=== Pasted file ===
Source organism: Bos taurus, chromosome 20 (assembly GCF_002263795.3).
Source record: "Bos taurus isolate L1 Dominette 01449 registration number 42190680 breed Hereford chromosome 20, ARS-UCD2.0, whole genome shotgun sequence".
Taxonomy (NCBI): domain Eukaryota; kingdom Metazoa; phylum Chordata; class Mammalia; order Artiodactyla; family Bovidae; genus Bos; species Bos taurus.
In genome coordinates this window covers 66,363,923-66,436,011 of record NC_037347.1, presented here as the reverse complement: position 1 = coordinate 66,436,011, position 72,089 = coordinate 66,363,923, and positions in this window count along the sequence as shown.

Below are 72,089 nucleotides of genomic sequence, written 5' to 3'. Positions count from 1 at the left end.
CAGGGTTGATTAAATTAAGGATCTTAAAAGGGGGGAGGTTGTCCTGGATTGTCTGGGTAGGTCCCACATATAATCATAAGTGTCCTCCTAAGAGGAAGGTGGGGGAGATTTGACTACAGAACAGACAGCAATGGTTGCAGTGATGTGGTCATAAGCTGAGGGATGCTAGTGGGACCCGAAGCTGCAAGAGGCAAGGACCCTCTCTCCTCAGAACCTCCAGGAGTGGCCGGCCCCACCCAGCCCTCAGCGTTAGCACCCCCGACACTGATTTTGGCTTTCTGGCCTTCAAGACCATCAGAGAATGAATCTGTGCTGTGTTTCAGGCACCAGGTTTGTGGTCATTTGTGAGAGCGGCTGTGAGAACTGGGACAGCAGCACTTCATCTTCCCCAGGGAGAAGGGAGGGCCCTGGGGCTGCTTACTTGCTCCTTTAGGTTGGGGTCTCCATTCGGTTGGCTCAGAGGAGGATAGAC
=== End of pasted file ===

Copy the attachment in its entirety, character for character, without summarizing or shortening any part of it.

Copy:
Source organism: Bos taurus, chromosome 20 (assembly GCF_002263795.3).
Source record: "Bos taurus isolate L1 Dominette 01449 registration number 42190680 breed Hereford chromosome 20, ARS-UCD2.0, whole genome shotgun sequence".
Taxonomy (NCBI): domain Eukaryota; kingdom Metazoa; phylum Chordata; class Mammalia; order Artiodactyla; family Bovidae; genus Bos; species Bos taurus.
In genome coordinates this window covers 66,363,923-66,436,011 of record NC_037347.1, presented here as the reverse complement: position 1 = coordinate 66,436,011, position 72,089 = coordinate 66,363,923, and positions in this window count along the sequence as shown.

Below are 72,089 nucleotides of genomic sequence, written 5' to 3'. Positions count from 1 at the left end.
CAGGGTTGATTAAATTAAGGATCTTAAAAGGGGGGAGGTTGTCCTGGATTGTCTGGGTAGGTCCCACATATAATCATAAGTGTCCTCCTAAGAGGAAGGTGGGGGAGATTTGACTACAGAACAGACAGCAATGGTTGCAGTGATGTGGTCATAAGCTGAGGGATGCTAGTGGGACCCGAAGCTGCAAGAGGCAAGGACCCTCTCTCCTCAGAACCTCCAGGAGTGGCCGGCCCCACCCAGCCCTCAGCGTTAGCACCCCCGACACTGATTTTGGCTTTCTGGCCTTCAAGACCATCAGAGAATGAATCTGTGCTGTGTTTCAGGCACCAGGTTTGTGGTCATTTGTGAGAGCGGCTGTGAGAACTGGGACAGCAGCACTTCATCTTCCCCAGGGAGAAGGGAGGGCCCTGGGGCTGCTTACTTGCTCCTTTAGGTTGGGGTCTCCATTCGGTTGGCTCAGAGGAGGATAGAC